The inventor of nickel-metal hydride chemistry has died. Stanford Ovshinsky, a self-taught scientist, died of prostate cancer aged 89 on 17 October 2012.
Widely regarded as a genius, if not a savvy businessman, he developed the NiMH battery licensed companies worldwide.
His pioneering work spanned the development digital memory, battery technology, optical media, solar energy and hydrogen storage.
Born in 1922 in Ohio to Lithuanian parents, Ovshinsky was a self-taught scientist; his curiosity of how things work led him to spend much time in libraries.
One of his earliest papers covered the links between machine and human intelligence, and this resulted in a research job Wayne State University.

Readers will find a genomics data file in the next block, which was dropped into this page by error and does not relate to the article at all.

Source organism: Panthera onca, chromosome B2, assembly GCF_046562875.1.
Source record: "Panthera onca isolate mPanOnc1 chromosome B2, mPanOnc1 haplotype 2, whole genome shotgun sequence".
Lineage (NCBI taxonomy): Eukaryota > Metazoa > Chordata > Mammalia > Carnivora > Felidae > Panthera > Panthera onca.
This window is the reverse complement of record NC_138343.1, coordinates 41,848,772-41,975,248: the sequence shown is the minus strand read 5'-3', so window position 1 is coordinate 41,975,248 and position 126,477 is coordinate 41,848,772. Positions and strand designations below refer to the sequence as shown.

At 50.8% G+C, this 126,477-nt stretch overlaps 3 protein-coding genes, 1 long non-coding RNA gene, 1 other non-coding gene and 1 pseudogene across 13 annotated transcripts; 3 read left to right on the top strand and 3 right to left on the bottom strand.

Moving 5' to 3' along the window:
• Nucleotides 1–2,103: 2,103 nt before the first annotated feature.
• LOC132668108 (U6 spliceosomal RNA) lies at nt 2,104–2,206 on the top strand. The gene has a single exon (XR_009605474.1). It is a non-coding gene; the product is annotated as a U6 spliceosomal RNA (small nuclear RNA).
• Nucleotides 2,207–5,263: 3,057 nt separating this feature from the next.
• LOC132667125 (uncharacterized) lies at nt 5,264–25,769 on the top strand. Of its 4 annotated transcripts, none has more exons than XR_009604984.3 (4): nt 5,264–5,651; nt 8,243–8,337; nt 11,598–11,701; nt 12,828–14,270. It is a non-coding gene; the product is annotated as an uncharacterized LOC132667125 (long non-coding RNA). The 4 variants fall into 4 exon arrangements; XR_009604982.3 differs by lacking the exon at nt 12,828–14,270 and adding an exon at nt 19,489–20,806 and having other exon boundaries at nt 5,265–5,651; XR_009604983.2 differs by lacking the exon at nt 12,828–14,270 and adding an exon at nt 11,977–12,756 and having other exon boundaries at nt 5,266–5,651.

Alongside this, he founded a product development company called Energy Conversion Devices in Detroit with his second wife Iris. Here he developed the nickel-metal hydride battery chemistry that he patented in 1998.
His innovation continued throughout his life including solar energy laminates and panels, flat screen liquid crystal displays, rewritable CD and DVDs and nonvolatile phase-change memory.
Ovshinsky is survived by his third wife Rosa, seven children and six grandchildren.